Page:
West Nile Virus in NYS
(North America) Equine Arbovirus season is upon us and 23 cases of West Nile Virus (WNV) have been diagnosed in the past month at the AHDC. Two cases have been reported in New York. The first was in Steuben County in an unvaccinated 15-year-old gelding who was hospitalized for ataxia and generalized muscle fasciculations. The horse recovered. The second was in Suffolk County, in a 5-year-old mare who presented with a fever, dysphagia and recumbency, and died within 24 hours. The mare was also unvaccinated.
Other cases have been diagnosed in PA, CT, DE, MD, OH, WI, GA, MT, TX and Alberta, Canada. Most horses have no recent West Nile vaccine history. Clinical signs have been varied and include the following: fever, ranging from low grade to 106 F, moderate to severe ataxia, muscle fasciculations, occasional body tremor, urine dribbling, absent tail tone and anal tone, recumbency, lip droop and eyelid droop, inability to swallow an esophageal tube, and head shyness. Horses have ranged in age from 2 years to 27 years old and include a variety of breeds.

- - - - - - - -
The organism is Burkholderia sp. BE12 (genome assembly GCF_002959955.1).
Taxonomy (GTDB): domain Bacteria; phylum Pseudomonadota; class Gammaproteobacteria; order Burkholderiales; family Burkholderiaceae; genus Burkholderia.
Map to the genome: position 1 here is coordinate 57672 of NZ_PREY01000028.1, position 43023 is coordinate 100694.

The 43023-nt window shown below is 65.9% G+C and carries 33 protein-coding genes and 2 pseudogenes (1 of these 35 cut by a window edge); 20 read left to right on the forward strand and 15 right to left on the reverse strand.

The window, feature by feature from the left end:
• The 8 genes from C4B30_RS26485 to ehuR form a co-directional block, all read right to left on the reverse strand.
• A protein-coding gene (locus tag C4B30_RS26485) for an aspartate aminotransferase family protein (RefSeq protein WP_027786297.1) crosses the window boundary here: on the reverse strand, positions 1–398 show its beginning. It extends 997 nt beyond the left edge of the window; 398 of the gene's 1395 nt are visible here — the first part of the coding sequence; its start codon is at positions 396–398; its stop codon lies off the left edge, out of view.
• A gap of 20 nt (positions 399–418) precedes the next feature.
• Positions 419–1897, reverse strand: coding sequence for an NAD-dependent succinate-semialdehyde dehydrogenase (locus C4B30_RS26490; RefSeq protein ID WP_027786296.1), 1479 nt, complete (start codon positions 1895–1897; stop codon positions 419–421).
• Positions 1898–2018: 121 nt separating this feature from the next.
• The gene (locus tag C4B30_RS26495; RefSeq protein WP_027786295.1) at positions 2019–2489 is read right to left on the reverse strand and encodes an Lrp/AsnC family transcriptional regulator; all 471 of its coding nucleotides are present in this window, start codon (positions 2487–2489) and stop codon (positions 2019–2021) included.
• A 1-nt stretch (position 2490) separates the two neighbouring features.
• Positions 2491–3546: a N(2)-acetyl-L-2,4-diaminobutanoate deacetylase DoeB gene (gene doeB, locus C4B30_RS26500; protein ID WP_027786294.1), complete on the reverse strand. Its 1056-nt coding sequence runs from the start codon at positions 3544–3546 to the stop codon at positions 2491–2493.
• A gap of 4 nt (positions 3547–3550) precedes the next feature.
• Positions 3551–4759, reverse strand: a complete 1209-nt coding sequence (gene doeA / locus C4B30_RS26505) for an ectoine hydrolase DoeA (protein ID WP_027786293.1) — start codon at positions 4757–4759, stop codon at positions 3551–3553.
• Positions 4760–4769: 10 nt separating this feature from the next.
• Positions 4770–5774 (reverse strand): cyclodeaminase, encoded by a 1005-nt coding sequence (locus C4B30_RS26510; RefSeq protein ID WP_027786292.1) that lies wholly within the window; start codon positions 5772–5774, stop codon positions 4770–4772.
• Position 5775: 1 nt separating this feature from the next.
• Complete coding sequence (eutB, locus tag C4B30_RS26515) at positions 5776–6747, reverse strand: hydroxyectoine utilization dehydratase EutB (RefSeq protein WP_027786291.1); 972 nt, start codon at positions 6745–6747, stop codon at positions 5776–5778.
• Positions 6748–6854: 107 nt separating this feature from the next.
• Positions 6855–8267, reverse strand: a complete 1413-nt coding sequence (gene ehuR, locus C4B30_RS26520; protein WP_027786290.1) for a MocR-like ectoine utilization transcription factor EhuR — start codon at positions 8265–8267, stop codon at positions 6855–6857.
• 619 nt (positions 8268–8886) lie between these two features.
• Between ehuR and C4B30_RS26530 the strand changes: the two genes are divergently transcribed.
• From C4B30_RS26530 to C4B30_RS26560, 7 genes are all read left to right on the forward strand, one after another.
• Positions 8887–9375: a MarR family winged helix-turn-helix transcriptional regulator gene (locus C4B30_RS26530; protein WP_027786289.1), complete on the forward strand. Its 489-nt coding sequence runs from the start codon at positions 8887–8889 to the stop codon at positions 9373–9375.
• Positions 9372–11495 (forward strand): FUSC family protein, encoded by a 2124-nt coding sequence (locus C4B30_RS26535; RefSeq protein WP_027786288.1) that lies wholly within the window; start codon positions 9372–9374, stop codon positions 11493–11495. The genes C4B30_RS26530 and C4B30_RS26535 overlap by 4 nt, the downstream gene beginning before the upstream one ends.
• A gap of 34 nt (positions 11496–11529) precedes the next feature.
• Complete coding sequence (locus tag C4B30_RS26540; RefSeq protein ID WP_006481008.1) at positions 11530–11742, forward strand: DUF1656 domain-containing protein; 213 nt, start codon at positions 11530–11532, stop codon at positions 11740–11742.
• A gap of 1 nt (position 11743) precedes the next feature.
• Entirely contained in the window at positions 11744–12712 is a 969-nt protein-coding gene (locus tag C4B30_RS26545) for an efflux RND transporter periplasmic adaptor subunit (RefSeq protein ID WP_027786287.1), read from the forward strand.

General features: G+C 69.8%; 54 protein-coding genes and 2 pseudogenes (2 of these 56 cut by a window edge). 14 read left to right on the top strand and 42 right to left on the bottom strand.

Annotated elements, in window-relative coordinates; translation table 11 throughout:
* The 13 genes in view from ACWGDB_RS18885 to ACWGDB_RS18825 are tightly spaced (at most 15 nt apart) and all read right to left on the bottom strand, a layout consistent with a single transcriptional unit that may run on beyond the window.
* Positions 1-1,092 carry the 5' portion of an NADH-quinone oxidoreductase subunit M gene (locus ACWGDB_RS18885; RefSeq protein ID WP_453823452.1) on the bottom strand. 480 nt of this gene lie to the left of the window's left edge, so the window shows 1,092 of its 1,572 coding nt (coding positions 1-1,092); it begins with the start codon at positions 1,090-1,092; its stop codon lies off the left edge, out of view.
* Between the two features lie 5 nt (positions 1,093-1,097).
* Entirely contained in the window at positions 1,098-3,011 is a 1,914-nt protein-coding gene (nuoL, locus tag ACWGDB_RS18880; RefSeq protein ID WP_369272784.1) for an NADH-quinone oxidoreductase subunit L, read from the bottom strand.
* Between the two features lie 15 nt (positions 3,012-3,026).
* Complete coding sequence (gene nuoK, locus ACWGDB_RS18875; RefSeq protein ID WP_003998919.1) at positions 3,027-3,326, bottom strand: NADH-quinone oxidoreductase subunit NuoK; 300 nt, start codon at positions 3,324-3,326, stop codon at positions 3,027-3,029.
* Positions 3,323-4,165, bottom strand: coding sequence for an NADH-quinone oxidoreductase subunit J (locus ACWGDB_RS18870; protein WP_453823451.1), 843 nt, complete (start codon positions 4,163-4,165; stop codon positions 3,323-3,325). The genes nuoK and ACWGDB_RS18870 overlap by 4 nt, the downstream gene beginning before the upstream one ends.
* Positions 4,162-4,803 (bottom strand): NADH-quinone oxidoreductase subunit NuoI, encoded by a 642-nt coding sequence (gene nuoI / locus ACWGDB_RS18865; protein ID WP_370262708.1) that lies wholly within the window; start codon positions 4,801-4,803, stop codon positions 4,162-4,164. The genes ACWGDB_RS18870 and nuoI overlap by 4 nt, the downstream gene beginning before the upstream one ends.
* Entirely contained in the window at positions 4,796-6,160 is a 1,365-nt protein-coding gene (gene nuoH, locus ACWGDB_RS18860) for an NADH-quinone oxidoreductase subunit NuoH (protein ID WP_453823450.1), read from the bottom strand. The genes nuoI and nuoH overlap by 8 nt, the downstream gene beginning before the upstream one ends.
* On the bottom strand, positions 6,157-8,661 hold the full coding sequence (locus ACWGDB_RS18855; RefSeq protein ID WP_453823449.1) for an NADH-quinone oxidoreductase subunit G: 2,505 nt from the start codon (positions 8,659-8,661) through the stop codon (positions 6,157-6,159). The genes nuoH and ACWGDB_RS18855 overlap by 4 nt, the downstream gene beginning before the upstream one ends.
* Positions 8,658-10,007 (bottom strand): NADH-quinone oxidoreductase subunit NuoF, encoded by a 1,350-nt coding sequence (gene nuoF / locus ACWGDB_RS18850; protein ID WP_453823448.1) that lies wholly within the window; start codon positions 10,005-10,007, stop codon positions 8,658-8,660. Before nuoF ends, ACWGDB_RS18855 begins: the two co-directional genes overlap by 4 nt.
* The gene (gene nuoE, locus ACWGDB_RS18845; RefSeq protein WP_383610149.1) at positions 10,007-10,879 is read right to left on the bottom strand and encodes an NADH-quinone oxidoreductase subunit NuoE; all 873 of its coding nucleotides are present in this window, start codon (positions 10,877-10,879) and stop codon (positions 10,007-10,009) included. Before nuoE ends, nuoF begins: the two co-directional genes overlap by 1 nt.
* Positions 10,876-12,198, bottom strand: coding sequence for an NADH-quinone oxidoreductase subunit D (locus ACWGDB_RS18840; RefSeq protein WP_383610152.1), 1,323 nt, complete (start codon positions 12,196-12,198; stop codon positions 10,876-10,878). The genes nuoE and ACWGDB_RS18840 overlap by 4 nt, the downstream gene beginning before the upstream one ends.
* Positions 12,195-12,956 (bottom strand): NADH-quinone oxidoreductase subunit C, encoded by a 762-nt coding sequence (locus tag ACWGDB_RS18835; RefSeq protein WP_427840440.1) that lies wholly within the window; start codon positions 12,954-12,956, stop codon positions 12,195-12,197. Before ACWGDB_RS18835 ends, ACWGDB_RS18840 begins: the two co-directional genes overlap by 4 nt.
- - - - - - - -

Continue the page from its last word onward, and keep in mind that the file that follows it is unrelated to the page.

The WNV IgG/IgM capture ELISA, run on serum, is the test of choice. A positive IgM antibody value is diagnostic for recent infection with WNV. Each report contains the following:
''West Nile Virus IgG and IgM Capture ELISA interpretation statement:
<2.5 = Negative
2.5-3.3 = Inconclusive
>3.3 = Positive
WNV IgG antibodies in horse serum can originate from infection with WNV or from vaccination. Most infected horses with WN IgM positive results also have WNV IgG antibodies in their serum.''
IgG antibodies can be used to measure vaccine response; a value of >20 on the WNV IgG ELISA is considered a reasonable response to vaccination.
Distribution of WNV IgG/IgM capture ELISA results over the past six years: